'Divorced from reality': Robert Reich breaks down just how delusional GOP lawmakers have become about Jan. 6

'Divorced from reality': Robert Reich breaks down just how delusional GOP lawmakers have become about Jan. 6
Economist Robert Reich speaking at the Santa Rosa Unitarian Church in Santa Rosa, California on February 25, 2013, Wikimedia Commons

Robert Reich, former U.S. Secretary of Labor, is exploring the bizarre phenomenon of Republican lawmakers' distorted reality about what really happened on Jan. 6. In an op-ed published by The Guardian, Reich noted how Republicans appear to have "divorced from reality" as he weighed in on the first series of hearings.

"The Republican party is becoming ever more divorced from reality, and Trump’s attempted coup continues unabated," Reich wrote. "The first four hearings of the committee have demolished the myths of voter fraud repeated incessantly by Trump."

He went on to explain how far he sees Republicans taking "the big lie," the election smear campaign perpetrated by former President Donald Trump in an effort to erode the integrity of the 2020 presidential election. "The lie is now so deeply entrenched in the Republican party that it has become a central tenet of Republican dogma," he wrote. "It is now the vehicle by which Republican candidates signal their fealty both to Trump and to a broad range of grievances (some imaginary, some derived from the so-called 'culture wars') that now constitute the Republican brand."

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Reich also noted that the "big lie" isn't just taking its toll on the House Select Committee's investigation but also on midterm elections. While many Americans would like to think that Trump's "big lie" is a thing of the past, Reich detailed how the outcome of the 2022 midterm elections says otherwise.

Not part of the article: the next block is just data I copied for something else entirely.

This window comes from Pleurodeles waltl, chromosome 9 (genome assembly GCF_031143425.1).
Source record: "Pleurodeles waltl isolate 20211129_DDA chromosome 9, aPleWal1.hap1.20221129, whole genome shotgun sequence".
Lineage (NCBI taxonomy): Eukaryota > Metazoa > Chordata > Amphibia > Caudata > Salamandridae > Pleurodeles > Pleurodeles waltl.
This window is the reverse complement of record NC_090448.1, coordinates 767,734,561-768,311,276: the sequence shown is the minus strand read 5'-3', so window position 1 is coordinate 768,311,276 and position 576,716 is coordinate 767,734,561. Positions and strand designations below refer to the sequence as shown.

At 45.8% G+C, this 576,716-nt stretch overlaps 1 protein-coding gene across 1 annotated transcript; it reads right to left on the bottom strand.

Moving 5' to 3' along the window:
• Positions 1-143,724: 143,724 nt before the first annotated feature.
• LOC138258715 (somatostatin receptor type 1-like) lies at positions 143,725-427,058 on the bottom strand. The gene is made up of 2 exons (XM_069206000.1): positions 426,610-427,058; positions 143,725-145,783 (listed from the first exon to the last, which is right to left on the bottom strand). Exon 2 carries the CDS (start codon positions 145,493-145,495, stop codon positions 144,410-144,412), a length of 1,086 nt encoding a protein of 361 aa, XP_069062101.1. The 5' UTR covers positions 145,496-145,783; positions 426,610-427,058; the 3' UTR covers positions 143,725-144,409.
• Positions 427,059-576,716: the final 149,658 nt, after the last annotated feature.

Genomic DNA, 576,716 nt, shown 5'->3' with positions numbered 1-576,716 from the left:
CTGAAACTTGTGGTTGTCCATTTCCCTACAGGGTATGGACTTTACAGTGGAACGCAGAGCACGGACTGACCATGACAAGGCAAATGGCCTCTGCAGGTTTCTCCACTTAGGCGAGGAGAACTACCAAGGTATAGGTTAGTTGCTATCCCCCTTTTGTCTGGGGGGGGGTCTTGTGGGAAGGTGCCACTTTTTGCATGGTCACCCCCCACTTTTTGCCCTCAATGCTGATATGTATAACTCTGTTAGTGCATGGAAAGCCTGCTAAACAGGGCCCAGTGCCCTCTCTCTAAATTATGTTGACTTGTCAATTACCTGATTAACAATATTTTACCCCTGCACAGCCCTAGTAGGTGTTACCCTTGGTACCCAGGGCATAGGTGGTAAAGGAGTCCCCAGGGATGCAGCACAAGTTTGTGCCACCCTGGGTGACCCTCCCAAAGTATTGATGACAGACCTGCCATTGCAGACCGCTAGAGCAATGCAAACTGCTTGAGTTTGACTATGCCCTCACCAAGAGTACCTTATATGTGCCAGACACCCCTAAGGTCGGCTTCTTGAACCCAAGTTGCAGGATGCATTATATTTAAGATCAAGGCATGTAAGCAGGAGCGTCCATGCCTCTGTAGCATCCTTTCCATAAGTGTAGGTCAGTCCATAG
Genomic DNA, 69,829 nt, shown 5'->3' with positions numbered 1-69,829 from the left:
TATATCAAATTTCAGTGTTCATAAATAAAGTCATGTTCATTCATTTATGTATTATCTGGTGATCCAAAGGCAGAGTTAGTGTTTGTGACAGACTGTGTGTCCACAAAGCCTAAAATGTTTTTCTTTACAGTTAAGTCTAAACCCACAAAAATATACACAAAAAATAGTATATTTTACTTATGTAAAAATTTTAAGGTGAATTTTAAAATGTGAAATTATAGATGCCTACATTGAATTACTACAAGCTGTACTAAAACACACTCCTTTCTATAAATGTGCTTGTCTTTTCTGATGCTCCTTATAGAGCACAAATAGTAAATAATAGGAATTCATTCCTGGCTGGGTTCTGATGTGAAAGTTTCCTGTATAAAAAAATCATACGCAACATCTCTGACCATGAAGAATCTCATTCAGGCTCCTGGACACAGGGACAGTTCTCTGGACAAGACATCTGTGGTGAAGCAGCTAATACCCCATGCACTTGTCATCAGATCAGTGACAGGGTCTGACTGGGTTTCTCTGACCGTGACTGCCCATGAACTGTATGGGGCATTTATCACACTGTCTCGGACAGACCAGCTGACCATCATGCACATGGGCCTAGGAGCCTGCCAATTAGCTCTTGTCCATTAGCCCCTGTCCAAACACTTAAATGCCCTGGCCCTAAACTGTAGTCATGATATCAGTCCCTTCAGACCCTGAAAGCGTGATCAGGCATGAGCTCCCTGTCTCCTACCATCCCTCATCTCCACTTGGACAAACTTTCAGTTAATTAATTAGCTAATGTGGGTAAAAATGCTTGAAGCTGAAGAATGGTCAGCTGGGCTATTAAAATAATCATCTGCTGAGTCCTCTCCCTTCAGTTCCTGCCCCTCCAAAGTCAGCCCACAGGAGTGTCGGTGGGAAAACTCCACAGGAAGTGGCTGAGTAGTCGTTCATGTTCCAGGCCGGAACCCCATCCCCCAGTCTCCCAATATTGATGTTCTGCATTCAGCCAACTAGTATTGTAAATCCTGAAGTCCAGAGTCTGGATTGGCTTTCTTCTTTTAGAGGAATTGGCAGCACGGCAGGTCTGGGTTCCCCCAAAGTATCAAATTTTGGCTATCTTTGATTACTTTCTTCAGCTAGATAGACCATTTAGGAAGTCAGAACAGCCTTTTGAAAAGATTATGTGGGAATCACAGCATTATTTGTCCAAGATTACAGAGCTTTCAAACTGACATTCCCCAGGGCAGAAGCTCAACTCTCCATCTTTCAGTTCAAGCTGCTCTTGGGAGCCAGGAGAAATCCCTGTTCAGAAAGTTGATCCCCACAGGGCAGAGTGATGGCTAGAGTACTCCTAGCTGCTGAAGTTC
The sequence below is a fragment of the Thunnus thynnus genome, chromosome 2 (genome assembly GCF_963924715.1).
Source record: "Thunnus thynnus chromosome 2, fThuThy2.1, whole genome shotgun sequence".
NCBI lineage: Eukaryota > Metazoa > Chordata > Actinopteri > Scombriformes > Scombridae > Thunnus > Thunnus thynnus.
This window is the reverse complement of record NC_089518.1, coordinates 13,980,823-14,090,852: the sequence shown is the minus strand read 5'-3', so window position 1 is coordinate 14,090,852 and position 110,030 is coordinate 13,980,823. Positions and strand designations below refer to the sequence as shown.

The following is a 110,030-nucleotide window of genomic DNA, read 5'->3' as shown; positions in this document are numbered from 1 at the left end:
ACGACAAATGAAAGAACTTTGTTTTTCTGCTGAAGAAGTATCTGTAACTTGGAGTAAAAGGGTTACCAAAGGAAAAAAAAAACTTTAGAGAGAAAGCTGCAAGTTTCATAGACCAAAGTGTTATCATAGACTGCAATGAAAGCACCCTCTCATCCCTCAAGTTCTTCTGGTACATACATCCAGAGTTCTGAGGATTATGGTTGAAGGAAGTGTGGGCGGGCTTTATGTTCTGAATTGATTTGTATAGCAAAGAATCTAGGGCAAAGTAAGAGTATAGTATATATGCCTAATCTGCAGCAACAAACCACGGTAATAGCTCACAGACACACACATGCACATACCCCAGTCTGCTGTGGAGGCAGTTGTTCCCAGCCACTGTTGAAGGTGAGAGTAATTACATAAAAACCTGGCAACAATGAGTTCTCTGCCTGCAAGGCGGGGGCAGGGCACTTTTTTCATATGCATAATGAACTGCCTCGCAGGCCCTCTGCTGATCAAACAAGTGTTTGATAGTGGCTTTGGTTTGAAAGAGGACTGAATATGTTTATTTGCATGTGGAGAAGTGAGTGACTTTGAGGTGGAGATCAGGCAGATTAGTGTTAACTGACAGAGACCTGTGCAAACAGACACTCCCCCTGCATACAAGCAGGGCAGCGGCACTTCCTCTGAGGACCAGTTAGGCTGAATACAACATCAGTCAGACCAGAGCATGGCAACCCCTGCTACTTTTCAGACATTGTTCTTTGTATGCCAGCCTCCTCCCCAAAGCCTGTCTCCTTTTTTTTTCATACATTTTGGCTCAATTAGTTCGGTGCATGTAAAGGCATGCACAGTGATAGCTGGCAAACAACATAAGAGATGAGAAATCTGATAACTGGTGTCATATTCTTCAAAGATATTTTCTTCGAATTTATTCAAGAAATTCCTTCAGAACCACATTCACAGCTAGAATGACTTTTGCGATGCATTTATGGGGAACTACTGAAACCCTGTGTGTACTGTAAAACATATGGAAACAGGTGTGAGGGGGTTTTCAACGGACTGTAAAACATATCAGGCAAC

"So far, at least 108 Republican candidates who embrace the big lie have won their nominations or advanced to runoffs, and there is no sign that the hearings have reduced the intensity of their demagoguery," he explained.

"Republican voters have chosen eight big liers for the US Senate, 86 for the House, five for governor, four for state attorney general, and one for secretary of state."

He added, "These big lie candidates feel no pressure to respond to the findings of the committee because their districts or states already lean Republican, and most voters in them have dismissed or aren’t paying attention to the committee hearings."

So, how could this issue be fixed? According to Reich, it's a matter of "cognitive dissonance," something that likely will not be easy to achieve as far-right news sources have only further amplified the "big lie."

"The cognitive dissonance required to shift from believing Trump’s big lie to accepting the reality of what occurred is simply too formidable. In addition, few of their sources of news – Fox News, rightwing radio, and rightwing social media – have questioned the big lie."


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